Since Vladimir Putin launched a full-scale invasion of Ukraine, the possibility of war spreading to other Eastern European countries has become a very real danger. Multiple NATO countries are at risk of Russian invasion, including Estonia, Latvia, and Lithuania.
If any NATO country is attacked, Canada is obligated by Article 5 of NATO's founding treaty to come to their aid. This may include "the use of armed force" if deemed necessary. However, sending troops is not required by the treaty.
The reality is Canada has nothing to gain from joining a war in Europe, and everything to lose.
Canada is currently burdened by record-high debt, and any military action would be very costly. For example, the Afghanistan War cost Canadians an estimated $18 billion. The human cost was also high. 165 Canadians were killed and over 2000 Canadian soldiers were injured. Thousands more were diagnosed with PTSD after deployment.
A war against Russia, which has one of the world's largest and most advanced militaries, has the potential to be far deadlier. If Canadian troops joined the war, it could even make Canada a target for nuclear weapons.
The Canadian Armed Forces also has a limited amount of modern equipment. Our navy's 12 frigates are split between 2 fleets in the Pacific and Atlantic. Our air force's fleet of approximately 80 fighter jets is 40 years old and nearly obsolete. Canada's military procurement system is infamously slow and expensive, so any major new acquisitions would take years to arrive.
Every overseas deployment takes resources away from the defence of our own country. Joining a war in Europe would leave Canada's vast arctic, airspace, and maritime borders vulnerable to attack.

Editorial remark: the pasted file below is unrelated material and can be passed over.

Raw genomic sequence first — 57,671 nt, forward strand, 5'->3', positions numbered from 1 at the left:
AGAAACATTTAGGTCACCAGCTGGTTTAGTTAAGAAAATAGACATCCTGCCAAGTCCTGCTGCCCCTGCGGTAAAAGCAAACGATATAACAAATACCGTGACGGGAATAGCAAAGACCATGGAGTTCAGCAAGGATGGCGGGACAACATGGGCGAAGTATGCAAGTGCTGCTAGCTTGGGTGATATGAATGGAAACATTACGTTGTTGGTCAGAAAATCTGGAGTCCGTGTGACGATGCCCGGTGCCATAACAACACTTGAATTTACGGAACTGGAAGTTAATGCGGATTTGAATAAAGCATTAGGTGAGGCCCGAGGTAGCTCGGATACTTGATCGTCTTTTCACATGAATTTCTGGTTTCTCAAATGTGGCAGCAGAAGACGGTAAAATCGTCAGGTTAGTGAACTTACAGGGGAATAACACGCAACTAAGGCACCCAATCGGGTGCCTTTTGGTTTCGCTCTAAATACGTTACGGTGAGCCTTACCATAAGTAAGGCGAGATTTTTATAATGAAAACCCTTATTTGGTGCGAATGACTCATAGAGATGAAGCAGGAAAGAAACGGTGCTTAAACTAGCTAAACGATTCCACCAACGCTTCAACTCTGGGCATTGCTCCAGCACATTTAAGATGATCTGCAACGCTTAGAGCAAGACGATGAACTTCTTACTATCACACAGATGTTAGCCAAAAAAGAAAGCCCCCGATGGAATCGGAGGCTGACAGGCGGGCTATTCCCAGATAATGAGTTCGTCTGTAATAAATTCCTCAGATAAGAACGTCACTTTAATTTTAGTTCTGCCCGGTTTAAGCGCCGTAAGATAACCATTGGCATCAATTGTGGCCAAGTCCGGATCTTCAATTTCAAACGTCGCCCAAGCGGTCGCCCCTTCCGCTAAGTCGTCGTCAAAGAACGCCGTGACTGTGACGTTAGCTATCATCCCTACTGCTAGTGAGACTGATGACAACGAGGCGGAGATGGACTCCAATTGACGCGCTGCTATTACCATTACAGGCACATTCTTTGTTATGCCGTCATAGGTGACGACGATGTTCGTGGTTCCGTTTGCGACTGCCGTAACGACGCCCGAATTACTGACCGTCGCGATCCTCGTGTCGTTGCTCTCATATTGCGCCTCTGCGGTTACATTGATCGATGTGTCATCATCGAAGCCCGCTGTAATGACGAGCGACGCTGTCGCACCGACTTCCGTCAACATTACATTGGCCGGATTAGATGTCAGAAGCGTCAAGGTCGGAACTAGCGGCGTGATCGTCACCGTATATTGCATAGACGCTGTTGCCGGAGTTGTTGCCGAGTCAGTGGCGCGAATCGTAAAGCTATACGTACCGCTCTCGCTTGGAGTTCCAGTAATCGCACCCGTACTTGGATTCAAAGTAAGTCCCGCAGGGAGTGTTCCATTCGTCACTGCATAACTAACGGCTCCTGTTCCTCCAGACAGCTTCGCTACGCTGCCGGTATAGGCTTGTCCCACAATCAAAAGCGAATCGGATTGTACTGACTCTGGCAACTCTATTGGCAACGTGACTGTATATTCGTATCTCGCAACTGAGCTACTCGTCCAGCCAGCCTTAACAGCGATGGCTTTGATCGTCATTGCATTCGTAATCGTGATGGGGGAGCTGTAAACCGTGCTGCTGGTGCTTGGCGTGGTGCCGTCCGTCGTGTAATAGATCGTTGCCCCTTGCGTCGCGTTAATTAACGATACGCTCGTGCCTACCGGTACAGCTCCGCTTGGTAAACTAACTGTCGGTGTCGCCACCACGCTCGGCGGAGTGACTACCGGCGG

There are many actions that Canada can take to support NATO allies without deploying forces overseas. Economic aid and humanitarian aid will be needed. Sending weapons is a possibility, as are further sanctions against Russia and Belarus.
Europe is largely reliant on Russian oil and gas, which Putin could cut off. Canada should start building the necessary infrastructure to increase energy exports to Europe. The United States also imports millions of barrels of oil from Russia every month, but yesterday US President Joe Biden announced a ban on Russian oil. Canada should be able to increase energy exports to the US relatively quickly and easily.
Welcoming refugees to Canada is also necessary. Over 2 million Ukrainians have already fled their country. Poland alone has taken in over 1.2 million Ukrainian refugees. If the war escalates, an unprecedented number of refugees will flee Eastern Europe. European countries could be quickly overwhelmed by the sudden flood of refugees, and Canada has the ability to help.
Resettling refugees and increasing energy exports will also benefit our economy and society. Going to war would bring no benefits to Canadians. War would be expensive, deadly, and extremely risky, and Canada would gain nothing.